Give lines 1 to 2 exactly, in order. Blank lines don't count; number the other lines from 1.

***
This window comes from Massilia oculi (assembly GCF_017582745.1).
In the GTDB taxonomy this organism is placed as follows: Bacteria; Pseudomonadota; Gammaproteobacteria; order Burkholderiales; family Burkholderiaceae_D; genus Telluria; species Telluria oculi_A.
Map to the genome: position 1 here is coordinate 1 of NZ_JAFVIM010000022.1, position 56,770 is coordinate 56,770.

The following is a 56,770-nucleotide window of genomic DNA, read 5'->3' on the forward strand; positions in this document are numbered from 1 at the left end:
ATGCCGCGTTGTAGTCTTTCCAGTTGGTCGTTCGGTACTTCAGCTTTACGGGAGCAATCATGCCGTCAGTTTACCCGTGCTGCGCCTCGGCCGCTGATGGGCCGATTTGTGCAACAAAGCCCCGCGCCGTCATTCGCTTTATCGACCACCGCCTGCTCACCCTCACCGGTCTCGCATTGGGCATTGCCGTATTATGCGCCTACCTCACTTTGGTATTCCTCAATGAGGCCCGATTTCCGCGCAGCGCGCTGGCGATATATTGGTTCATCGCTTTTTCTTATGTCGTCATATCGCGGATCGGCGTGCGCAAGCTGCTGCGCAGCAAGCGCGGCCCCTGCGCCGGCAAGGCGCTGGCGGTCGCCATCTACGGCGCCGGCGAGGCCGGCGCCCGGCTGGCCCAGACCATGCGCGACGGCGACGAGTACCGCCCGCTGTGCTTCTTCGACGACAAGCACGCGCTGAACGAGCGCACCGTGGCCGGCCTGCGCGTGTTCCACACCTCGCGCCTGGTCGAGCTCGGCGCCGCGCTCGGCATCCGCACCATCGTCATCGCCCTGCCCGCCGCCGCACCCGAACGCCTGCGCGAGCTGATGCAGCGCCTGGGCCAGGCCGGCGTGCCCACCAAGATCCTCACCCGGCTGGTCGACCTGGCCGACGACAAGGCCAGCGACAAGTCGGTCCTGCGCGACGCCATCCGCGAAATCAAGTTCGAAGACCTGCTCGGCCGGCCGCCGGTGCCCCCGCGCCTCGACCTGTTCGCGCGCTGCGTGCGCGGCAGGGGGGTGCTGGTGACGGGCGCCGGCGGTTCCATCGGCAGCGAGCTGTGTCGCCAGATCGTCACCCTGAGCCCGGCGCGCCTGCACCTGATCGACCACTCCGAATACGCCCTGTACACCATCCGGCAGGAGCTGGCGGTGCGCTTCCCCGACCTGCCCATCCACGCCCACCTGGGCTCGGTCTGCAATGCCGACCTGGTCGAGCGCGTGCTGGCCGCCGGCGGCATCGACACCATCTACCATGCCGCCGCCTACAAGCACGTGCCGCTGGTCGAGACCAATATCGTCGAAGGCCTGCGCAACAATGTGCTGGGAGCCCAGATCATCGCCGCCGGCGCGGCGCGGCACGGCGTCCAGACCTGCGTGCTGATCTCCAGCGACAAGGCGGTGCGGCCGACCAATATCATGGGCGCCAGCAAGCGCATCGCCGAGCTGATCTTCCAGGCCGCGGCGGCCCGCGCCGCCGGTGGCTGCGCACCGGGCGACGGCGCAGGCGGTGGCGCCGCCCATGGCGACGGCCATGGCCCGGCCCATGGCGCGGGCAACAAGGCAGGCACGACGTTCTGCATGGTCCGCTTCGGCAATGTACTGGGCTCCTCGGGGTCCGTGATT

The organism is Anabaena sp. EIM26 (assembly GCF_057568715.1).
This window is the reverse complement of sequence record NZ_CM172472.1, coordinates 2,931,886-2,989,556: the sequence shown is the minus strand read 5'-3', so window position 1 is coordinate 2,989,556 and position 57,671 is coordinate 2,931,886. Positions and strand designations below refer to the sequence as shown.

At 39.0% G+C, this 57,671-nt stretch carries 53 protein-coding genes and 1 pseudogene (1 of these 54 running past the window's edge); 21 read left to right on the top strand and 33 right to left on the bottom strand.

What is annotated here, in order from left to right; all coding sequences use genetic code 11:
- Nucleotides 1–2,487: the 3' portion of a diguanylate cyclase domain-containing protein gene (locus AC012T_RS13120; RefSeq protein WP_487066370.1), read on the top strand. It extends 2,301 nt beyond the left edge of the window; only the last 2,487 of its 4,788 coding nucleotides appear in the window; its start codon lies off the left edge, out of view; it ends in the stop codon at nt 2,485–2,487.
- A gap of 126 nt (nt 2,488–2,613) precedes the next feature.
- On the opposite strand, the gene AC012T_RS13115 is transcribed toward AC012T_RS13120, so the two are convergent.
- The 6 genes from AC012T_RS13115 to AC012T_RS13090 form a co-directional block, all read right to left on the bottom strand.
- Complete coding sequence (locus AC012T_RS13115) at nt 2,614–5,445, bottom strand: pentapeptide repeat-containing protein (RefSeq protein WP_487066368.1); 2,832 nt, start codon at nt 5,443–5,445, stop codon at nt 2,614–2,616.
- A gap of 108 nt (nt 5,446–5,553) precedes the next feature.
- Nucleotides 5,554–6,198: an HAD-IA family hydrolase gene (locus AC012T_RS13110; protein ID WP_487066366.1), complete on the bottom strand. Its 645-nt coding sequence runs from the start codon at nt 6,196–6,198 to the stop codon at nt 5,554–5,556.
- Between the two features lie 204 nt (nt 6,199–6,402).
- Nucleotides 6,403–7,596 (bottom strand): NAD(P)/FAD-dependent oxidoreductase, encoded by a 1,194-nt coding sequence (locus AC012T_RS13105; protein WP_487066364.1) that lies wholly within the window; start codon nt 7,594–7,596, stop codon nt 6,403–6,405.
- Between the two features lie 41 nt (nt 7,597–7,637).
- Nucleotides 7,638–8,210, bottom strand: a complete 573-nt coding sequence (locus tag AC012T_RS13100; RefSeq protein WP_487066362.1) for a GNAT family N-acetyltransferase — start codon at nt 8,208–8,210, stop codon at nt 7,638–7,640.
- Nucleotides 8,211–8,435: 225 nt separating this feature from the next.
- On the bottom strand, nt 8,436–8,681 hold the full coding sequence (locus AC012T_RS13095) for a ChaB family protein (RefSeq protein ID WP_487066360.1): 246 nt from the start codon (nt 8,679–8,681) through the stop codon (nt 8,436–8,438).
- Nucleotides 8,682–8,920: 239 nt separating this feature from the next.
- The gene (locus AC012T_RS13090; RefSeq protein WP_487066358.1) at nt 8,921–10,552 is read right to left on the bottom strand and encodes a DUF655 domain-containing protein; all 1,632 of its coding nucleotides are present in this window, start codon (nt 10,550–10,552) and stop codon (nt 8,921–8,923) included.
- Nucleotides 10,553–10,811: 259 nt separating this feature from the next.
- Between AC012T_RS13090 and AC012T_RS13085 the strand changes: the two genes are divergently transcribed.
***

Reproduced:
This window comes from Massilia oculi (assembly GCF_017582745.1).
In the GTDB taxonomy this organism is placed as follows: Bacteria; Pseudomonadota; Gammaproteobacteria; order Burkholderiales; family Burkholderiaceae_D; genus Telluria; species Telluria oculi_A.